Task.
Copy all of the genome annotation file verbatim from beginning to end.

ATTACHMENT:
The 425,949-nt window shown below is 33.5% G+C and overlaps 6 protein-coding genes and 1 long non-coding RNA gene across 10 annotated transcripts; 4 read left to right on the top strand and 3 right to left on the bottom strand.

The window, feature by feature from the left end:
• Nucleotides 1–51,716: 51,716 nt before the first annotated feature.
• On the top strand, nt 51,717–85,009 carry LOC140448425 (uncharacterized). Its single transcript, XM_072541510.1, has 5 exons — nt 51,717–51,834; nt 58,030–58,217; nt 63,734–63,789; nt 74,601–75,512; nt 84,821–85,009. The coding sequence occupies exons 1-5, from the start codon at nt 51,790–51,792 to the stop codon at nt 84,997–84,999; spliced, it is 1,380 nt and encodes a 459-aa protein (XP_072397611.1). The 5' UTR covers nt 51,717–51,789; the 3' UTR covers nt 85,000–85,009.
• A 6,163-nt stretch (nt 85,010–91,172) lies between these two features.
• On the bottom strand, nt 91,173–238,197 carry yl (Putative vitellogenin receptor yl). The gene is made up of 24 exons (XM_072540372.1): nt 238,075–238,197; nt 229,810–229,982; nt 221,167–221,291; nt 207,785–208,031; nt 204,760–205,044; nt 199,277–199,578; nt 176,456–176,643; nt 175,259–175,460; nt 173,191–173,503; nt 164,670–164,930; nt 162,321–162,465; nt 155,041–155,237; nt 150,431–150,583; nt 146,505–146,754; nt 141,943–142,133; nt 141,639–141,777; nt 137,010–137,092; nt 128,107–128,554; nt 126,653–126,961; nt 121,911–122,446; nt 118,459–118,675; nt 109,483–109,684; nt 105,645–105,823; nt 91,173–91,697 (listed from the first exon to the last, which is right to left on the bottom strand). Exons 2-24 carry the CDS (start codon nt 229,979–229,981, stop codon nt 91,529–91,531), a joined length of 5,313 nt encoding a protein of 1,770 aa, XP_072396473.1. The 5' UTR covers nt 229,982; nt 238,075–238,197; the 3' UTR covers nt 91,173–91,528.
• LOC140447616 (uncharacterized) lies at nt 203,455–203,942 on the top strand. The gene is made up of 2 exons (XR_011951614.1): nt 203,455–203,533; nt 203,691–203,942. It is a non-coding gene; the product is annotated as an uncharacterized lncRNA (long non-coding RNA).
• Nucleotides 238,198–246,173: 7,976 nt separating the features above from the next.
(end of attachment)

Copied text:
The 425,949-nt window shown below is 33.5% G+C and overlaps 6 protein-coding genes and 1 long non-coding RNA gene across 10 annotated transcripts; 4 read left to right on the top strand and 3 right to left on the bottom strand.

The window, feature by feature from the left end:
• Nucleotides 1–51,716: 51,716 nt before the first annotated feature.
• On the top strand, nt 51,717–85,009 carry LOC140448425 (uncharacterized). Its single transcript, XM_072541510.1, has 5 exons — nt 51,717–51,834; nt 58,030–58,217; nt 63,734–63,789; nt 74,601–75,512; nt 84,821–85,009. The coding sequence occupies exons 1-5, from the start codon at nt 51,790–51,792 to the stop codon at nt 84,997–84,999; spliced, it is 1,380 nt and encodes a 459-aa protein (XP_072397611.1). The 5' UTR covers nt 51,717–51,789; the 3' UTR covers nt 85,000–85,009.
• A 6,163-nt stretch (nt 85,010–91,172) lies between these two features.
• On the bottom strand, nt 91,173–238,197 carry yl (Putative vitellogenin receptor yl). The gene is made up of 24 exons (XM_072540372.1): nt 238,075–238,197; nt 229,810–229,982; nt 221,167–221,291; nt 207,785–208,031; nt 204,760–205,044; nt 199,277–199,578; nt 176,456–176,643; nt 175,259–175,460; nt 173,191–173,503; nt 164,670–164,930; nt 162,321–162,465; nt 155,041–155,237; nt 150,431–150,583; nt 146,505–146,754; nt 141,943–142,133; nt 141,639–141,777; nt 137,010–137,092; nt 128,107–128,554; nt 126,653–126,961; nt 121,911–122,446; nt 118,459–118,675; nt 109,483–109,684; nt 105,645–105,823; nt 91,173–91,697 (listed from the first exon to the last, which is right to left on the bottom strand). Exons 2-24 carry the CDS (start codon nt 229,979–229,981, stop codon nt 91,529–91,531), a joined length of 5,313 nt encoding a protein of 1,770 aa, XP_072396473.1. The 5' UTR covers nt 229,982; nt 238,075–238,197; the 3' UTR covers nt 91,173–91,528.
• LOC140447616 (uncharacterized) lies at nt 203,455–203,942 on the top strand. The gene is made up of 2 exons (XR_011951614.1): nt 203,455–203,533; nt 203,691–203,942. It is a non-coding gene; the product is annotated as an uncharacterized lncRNA (long non-coding RNA).
• Nucleotides 238,198–246,173: 7,976 nt separating the features above from the next.